Uxolo Apartments is the first completed micro-unit residential development located in the Cape Town CBD.
The project consists of 35 residential units ranging between 24m² micro-studio units and 40m² loft units, as well as a lobby and retail area on the Ground Floor on a stand of only 195.5m².
The initial development intention for the project was to create an iconic short-stay accommodation destination in Cape Town, with some long-term tenants, in the same way that Tokyo has the Nagakin Capsule Tower and Rotterdam has the Cube House.
The Covid-19 pandemic has however resulted in a re-evaluation of this approach, focusing on longer-stay tenants. This resulted in units that were far more complex in design to meet the considerably more extensive requirements of a permanent tenant. The change in focus required some additional planning but resulted in a building that arguably better responds to a need in the South African housing market.
For residents of South African cities, there are currently few ‘curated’ and cost-effective alternatives to the South African norm of urban sprawl and long commutes. The project located on Vredenberg Lane, an alley joining Long Street and within walking distance of Kloof and Loop streets, is within easy reach of offices, eateries, transport routes, and amenities. The relatively small size of the units ensures that they are affordable to a large section of the market.
In order to successfully accommodate a long-term tenant in the micro-units special attention was paid to detailing the interior of the units. A single joinery unit, almost stretching the length of the unit, accommodates all the possible daily needs and activities of a resident.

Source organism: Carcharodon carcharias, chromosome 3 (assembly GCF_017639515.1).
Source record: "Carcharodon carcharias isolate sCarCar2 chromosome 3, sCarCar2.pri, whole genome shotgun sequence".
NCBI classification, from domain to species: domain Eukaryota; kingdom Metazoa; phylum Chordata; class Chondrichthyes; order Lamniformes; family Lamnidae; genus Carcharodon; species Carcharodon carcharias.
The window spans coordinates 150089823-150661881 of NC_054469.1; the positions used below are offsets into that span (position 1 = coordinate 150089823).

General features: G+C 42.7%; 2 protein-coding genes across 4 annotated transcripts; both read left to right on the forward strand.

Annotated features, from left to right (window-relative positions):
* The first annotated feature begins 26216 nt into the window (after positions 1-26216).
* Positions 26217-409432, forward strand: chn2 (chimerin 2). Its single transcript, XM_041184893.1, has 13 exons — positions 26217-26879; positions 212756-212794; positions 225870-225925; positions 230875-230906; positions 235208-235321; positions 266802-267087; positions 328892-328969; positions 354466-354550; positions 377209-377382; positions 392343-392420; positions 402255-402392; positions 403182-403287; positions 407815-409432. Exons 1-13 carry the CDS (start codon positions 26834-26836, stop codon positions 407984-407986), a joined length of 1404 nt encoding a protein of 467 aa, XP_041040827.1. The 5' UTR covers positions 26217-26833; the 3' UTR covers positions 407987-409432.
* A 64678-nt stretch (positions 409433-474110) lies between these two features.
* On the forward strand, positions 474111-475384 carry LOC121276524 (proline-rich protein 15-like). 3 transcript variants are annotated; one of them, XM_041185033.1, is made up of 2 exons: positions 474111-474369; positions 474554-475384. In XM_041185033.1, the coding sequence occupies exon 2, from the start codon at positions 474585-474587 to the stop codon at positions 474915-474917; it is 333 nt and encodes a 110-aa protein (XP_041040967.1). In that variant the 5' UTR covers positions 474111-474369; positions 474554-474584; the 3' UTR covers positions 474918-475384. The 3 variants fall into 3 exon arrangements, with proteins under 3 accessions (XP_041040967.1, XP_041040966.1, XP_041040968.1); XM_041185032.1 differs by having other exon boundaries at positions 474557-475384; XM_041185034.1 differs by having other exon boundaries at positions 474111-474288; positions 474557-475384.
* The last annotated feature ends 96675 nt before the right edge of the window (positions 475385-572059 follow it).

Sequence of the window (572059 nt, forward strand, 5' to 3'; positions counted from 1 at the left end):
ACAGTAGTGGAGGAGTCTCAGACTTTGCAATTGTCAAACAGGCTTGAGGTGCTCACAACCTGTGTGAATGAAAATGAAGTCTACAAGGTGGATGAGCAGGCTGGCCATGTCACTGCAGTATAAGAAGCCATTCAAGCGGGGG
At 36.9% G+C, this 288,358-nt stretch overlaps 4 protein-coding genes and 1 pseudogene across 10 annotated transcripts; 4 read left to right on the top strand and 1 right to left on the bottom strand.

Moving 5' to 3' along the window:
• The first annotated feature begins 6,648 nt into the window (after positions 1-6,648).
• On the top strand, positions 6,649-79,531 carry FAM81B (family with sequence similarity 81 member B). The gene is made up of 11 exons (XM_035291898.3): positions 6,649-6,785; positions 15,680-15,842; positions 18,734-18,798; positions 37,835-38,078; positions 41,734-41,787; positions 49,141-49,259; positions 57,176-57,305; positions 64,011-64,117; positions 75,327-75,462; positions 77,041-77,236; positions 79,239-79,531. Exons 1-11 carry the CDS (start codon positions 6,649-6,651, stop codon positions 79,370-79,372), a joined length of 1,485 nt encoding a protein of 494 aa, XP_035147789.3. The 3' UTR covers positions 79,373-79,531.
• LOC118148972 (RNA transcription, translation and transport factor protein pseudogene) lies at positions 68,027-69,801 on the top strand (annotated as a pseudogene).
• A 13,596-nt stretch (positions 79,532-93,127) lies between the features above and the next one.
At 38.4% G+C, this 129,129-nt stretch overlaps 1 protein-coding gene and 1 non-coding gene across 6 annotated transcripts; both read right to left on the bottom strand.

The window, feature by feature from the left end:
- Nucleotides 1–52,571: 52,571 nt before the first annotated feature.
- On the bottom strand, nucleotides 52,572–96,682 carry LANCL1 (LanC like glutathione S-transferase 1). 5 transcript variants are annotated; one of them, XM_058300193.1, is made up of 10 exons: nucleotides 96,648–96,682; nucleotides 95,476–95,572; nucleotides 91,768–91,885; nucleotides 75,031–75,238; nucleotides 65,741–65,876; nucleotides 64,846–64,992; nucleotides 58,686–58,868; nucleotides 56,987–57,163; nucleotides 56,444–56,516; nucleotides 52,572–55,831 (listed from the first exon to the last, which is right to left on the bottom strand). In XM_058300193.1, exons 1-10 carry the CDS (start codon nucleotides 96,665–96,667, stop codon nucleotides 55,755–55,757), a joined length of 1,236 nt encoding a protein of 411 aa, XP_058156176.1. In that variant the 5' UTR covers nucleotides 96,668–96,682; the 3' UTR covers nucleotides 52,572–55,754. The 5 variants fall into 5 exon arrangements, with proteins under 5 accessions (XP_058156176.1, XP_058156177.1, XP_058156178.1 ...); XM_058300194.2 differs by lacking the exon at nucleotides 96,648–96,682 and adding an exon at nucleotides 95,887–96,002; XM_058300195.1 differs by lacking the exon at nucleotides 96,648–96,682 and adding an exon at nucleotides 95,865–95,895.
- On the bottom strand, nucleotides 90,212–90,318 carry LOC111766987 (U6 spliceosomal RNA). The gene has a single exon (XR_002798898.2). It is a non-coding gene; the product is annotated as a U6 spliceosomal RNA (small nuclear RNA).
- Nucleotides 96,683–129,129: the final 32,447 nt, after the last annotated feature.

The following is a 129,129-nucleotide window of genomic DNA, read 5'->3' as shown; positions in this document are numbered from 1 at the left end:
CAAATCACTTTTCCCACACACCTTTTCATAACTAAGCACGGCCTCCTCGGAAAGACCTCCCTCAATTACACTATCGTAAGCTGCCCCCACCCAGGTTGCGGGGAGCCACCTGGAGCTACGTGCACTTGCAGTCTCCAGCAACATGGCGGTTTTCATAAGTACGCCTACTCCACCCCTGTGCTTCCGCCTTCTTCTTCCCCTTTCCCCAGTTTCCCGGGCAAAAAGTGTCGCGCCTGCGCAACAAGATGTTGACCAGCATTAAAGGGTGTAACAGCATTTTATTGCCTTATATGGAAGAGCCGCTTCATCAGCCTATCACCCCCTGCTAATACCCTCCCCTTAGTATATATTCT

The joinery installation was designed, manufactured, and installed by Kink Design, a branch of Two Five Five Architects. The fact that the joinery installation was conceived and managed efficiently in the same office ensured that the language of the project stayed coherent. The design of the unit simultaneously accommodates a fully kitted kitchen, built in cupboard, slide-out study desk, abundant concealed storage as well as a murphy bed that stows away to reveal a sofa for the lounge.
There are four of these studio units on each of the eight floors, along with a loft unit on every second floor. To accommodate these units the small site area available had to be used efficiently, with the building built right up to the 0m building lines. To allow for natural light in the units glass blocks were used, instead of stepping the façade back for windows. The resultant flat façade was treated just like that, a flat plain on which a tapestry can be laid.
The tapestry façade is punctuated by bright pink ‘marshmallow’ balconies on the street façade. These balconies create a value-added footprint to the units from which the residents can look over the city to the iconic Table Mountain. At the same time, the balconies also hint the ‘iconic’ image that that was part of the developmental brief.
The design takes inspiration from traditional patterns as seen in the work of Esther Mhlangu, as well as contemporary textile design such as rugs by Ninevites. The glass bricks on the façade were combined with different face bricks by Corobrik to create a ‘tapestry’ that is low in maintenance and should age well.
Images by Paris Brummer via ArchDaily
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